Jump to content

sgl_imaging_challenge_2021_2.thumb.jpg.72789c04780d7659f5b63ea05534a956.jpg

Andrew

Members
  • Content Count

    343
  • Joined

  • Last visited

Community Reputation

1 Neutral

About Andrew

  • Rank
    Star Forming
  1. Thanks for your help. I have looked at your guide Moonshane. I see where I have been going wrong (maybe). Astrobaby's guide suggests adjusting the secondary so that the reflection of the primary is centered in the secondary, as judged using the mirror clips on the primary and getting these aligned equally around the edge of the secondary. There is no mention of adjusting the secondary to move the donut in relation to the Cheshire cross hairs. When I centre my secondary to fit Astrobaby's criteria the donut does not sit perfectly under the cross hairs (as recommended in Moonshane's guide). It d
  2. Unfortunately, I don't have a laser (I last used it years ago and it died). I was going to buy a new one but decided to opt for the Cheshire instead!
  3. I wonder if anyone could help me with some basic collimation issues? I have not been out with my scope for a long time for various reasons, but have a new enthusiasm for it and decided I ought to collimate my telescope since I have not done this for a while. I had previously used a laser but was never really convinced by this method due to uncertainty about whether the laser was properly aligned. Consequently, I decided to have a go with a Cheshire, and bought a very nice one from FLO. I read Astrobaby’s guide to collimation, which was very helpful since I haven't done this for several years,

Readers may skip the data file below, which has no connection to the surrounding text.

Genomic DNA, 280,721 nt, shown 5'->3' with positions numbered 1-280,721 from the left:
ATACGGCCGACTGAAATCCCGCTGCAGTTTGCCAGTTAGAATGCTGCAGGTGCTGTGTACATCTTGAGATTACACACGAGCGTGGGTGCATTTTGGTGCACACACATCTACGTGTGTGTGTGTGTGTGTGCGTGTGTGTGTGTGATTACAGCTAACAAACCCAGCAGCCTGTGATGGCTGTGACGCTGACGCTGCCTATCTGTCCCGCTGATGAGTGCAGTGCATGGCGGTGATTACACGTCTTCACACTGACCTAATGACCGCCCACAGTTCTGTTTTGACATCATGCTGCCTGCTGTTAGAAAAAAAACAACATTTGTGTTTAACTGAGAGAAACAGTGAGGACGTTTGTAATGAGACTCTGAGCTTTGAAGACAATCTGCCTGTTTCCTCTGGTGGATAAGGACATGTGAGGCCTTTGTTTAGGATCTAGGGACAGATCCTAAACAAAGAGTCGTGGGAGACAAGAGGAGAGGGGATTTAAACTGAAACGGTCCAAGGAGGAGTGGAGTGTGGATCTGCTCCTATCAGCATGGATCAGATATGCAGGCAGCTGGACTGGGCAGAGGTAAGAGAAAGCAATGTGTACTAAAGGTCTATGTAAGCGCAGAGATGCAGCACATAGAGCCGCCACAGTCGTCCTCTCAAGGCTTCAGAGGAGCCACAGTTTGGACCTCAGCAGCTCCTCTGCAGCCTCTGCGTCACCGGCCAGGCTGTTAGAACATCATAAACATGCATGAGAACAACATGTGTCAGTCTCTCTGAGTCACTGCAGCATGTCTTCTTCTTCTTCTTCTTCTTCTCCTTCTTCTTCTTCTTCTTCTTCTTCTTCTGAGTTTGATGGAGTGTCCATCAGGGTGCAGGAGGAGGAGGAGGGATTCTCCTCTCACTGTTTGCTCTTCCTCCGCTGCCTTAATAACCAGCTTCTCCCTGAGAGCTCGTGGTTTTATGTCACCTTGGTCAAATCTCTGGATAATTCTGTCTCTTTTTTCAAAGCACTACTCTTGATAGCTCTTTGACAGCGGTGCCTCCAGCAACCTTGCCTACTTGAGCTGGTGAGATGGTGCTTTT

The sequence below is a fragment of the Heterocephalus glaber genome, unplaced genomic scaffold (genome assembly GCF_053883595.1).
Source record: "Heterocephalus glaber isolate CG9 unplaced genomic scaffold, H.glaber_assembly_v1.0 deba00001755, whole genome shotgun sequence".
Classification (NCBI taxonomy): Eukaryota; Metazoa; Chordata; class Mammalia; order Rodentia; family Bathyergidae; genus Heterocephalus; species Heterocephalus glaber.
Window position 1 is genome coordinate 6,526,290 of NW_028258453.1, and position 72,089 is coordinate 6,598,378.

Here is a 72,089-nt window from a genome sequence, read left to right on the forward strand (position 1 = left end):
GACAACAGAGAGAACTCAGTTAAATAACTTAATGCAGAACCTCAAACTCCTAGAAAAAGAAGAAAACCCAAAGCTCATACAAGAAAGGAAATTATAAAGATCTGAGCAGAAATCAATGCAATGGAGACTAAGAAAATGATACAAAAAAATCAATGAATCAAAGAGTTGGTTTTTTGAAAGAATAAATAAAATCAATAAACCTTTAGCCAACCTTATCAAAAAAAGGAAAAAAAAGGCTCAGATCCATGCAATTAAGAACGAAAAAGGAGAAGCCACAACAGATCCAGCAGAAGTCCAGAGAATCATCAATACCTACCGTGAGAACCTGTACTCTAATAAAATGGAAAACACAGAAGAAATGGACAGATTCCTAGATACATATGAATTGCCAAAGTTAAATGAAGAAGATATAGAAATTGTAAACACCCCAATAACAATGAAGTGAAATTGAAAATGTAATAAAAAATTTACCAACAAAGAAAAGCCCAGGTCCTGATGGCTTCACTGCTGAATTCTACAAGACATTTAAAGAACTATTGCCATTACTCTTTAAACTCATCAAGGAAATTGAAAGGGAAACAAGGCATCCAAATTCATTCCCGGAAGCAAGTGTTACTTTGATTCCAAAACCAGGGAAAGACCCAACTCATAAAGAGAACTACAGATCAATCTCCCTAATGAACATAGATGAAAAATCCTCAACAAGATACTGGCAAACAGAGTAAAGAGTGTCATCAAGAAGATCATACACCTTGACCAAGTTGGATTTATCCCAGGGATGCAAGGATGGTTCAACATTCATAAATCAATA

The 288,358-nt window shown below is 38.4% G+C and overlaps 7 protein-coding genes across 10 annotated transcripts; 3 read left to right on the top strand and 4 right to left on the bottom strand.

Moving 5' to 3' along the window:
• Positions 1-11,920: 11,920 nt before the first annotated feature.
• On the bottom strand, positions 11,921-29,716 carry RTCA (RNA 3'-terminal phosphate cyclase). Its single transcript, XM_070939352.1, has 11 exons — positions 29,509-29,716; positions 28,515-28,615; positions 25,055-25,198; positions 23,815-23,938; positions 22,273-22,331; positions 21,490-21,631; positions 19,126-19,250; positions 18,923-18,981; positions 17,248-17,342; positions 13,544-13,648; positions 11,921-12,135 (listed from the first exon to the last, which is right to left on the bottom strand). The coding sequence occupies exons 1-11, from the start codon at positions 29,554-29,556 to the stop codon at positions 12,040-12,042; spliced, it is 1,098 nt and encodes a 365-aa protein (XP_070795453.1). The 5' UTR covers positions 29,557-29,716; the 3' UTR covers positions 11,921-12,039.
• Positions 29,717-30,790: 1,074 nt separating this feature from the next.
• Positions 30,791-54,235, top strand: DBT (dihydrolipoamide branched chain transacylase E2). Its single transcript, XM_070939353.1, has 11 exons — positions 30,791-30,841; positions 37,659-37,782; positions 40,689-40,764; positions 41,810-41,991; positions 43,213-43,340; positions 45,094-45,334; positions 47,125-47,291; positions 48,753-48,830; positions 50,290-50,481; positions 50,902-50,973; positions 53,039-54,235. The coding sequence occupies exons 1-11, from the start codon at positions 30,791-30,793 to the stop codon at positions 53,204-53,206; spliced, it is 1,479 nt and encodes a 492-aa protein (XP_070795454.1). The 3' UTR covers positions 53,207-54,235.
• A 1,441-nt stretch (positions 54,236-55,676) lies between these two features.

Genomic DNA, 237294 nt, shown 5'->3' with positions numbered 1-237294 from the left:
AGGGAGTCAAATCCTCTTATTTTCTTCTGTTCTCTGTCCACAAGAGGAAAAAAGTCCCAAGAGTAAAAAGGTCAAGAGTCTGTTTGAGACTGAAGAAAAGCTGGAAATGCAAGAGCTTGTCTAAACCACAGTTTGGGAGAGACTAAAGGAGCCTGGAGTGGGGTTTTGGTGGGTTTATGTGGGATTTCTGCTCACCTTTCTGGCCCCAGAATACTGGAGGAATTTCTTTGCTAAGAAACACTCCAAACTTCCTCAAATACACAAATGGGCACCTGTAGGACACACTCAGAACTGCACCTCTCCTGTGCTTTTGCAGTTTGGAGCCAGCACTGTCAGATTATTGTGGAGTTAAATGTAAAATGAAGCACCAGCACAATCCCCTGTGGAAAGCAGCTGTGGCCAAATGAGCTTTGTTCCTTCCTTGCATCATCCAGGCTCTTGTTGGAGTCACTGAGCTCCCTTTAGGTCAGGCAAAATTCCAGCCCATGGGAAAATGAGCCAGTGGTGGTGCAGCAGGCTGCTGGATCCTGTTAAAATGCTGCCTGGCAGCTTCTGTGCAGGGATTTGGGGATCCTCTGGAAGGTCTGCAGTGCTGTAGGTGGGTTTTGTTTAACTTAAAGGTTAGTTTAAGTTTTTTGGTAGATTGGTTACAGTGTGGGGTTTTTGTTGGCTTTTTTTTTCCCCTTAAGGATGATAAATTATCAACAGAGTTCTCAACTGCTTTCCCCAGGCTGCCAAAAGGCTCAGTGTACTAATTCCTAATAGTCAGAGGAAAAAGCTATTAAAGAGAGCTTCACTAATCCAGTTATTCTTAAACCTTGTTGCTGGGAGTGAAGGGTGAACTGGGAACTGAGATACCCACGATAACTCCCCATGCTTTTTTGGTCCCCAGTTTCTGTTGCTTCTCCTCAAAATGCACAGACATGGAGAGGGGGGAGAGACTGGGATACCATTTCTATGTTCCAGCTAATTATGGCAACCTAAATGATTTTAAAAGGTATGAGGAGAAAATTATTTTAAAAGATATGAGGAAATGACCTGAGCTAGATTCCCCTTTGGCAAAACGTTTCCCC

4. ok - thanks. There is no mention of this on the site I got it from, but you may have just saved me £40!
  5. I just ordered a Skywatcher 200PDS OTA but forget to get tube rings! The Skywatcher site says the tube diameter is 240 mm, but the nearest size skywatcher tube rings (listed on the FLO site) have an internal diameter of 235 mm - ie too small. Surely, this is the right size? Can anyone tell me before I go ahead and order? Thanks
  6. I have had a go with DSS Live and Astrovideo with my Watec. Both work very well. However, although it's possible to stack images 'on the fly' I do feel like I'm spending too much time fiddling with settings and changing directory etc so I spend less time than I'd like actually looking at the image on screen! I also tried out a couple of monitors (both CRT according to the back of them - they were certainly large enough!) but so far my lap top provides by far the brightest image. Not sure why that is because I thought a CRT was meant to be better.
  7. Very nice sketch. Looks like you spent a fair bit of time getting the stars in the right places.
  8. I'm not sure I'd have the patience for 250 frames! Still, even a single frame shows more than I can see of M1 visually with my 12" dob.
  9. Thanks for the comments/suggestions. I'm leaning towards the 8" f5.